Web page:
Ordinary Dick and Jane
But it's not the magical element of L'Engle's "Time Quartet"—A Wrinkle in Time, Swiftly Tilting Planet, A Wind in the Door, and Many Waters—that has impressed Shirley Howe of Shamong, New Jersey over the years. Rather, it's that they are "stories of thinking, intelligent children making decisions based on care for each other" and "stimulating moral decisions."
Qualities, no doubt, that helped A Wrinkle in Time net the coveted Newbery Award in 1963—and qualities readers consider meaningful and spiritual that can also be found in some very "ordinary" children's books.
And the survey says...
Of children's books that are not explicitly religious, I find these especially meaningful and like to give them as gifts. Top 15 responses:
Of children's books that are religious, I like to give the following as gifts. Top 15 responses:
Books about the courage to stand up for what is right:
Books about cooperation and respect:
Books about the love and nature of God:
Bibles for young children:
Tom Whitman of Erie, Pennsylvania joins many U.S. Catholic readers in loving The Giving Tree by Shel Silverstein, saying it "explains sharing in simple terms" and is a "great story." A reader from Massachusetts likes another enduring classic, The Velveteen Rabbit "because it teaches agape."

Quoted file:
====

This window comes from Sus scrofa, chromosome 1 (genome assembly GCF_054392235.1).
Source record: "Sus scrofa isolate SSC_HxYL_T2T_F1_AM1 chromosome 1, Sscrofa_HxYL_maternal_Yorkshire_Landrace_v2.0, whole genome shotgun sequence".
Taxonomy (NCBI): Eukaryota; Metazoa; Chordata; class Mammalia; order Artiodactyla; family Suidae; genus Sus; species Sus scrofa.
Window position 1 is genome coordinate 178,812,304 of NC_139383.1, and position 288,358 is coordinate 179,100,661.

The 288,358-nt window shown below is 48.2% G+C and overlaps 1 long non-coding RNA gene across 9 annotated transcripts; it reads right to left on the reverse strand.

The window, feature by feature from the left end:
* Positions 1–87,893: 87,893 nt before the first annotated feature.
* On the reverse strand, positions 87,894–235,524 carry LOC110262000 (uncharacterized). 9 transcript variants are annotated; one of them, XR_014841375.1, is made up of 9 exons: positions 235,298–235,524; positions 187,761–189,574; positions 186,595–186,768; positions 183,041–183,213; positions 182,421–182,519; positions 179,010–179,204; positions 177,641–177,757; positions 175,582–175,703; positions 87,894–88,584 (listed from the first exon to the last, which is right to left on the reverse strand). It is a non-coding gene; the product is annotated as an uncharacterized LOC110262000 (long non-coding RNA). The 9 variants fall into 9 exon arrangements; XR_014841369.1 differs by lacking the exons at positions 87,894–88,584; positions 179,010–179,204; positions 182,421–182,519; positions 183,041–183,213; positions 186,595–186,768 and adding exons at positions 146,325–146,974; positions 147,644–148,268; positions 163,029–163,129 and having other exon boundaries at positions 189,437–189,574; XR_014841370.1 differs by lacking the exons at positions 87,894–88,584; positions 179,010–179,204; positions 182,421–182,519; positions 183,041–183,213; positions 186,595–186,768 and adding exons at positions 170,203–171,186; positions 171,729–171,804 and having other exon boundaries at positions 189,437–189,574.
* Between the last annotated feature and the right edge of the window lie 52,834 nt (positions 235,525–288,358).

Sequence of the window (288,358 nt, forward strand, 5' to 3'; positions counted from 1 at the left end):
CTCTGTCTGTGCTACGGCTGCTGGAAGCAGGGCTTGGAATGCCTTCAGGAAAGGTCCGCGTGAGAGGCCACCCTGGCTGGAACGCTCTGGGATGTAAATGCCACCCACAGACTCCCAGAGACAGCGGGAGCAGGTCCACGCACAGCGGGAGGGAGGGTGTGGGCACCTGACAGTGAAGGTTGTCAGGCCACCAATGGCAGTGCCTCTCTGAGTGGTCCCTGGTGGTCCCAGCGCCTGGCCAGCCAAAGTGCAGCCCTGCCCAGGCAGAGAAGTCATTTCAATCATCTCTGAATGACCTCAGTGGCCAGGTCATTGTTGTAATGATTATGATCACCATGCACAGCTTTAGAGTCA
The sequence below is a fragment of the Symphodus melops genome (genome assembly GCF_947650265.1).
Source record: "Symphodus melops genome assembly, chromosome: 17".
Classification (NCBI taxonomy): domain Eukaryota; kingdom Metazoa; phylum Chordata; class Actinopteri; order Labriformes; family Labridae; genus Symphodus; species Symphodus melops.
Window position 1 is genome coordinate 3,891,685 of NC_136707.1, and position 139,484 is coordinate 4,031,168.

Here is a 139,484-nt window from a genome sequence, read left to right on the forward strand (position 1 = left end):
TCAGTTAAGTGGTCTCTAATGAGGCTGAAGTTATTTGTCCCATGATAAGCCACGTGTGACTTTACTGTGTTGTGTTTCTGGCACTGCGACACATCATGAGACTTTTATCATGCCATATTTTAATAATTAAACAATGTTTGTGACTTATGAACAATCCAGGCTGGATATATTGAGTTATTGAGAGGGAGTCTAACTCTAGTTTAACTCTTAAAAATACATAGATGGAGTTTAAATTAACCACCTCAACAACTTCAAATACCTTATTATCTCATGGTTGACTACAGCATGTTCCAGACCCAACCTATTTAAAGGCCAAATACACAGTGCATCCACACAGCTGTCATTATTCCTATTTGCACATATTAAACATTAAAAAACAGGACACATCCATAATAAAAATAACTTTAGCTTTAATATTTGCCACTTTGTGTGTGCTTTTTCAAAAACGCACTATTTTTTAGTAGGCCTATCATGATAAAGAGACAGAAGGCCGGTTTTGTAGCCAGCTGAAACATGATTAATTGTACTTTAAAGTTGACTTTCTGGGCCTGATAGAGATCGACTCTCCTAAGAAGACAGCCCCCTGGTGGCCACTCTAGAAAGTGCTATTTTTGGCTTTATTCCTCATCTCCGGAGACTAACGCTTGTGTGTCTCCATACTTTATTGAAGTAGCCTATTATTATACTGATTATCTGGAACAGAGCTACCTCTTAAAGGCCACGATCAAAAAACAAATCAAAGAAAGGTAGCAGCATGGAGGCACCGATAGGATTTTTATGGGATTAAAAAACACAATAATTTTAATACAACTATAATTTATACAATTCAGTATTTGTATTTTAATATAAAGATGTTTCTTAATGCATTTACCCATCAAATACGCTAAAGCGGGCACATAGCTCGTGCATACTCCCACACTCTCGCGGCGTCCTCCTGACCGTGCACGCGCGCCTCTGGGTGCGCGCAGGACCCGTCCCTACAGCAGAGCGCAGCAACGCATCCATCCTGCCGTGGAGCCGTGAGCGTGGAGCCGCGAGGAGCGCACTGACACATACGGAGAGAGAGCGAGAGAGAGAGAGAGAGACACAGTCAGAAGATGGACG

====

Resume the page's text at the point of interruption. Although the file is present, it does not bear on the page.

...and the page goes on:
A reader from Connecticut prefers Cat in the Hat, Horton Hears a Who, and other Dr. Seuss classics over religious books any day, she says, for "fabulous messages that are subversive or teach important values without any preaching." Another heralded The Secret Garden for similar reasons: "Children forming their own values of goodness to others."
Betsy Dalton of Summerville, South Carolina praises two well-known kids books: Stellaluna by Janell and Jewell Cannon because "it shows the joys of welcoming an outsider" and The Rainbow Fish by Marcus Pfister because of its "excellent illustration of putting neighbor before self."
Dalton also joins many readers in hailing E.B. White's Charlotte's Web as the most significant book she recalls from childhood. As Linda Shepard of Mission Viejo, California puts it, Charlotte's Web "expresses kindness and self-sacrifice."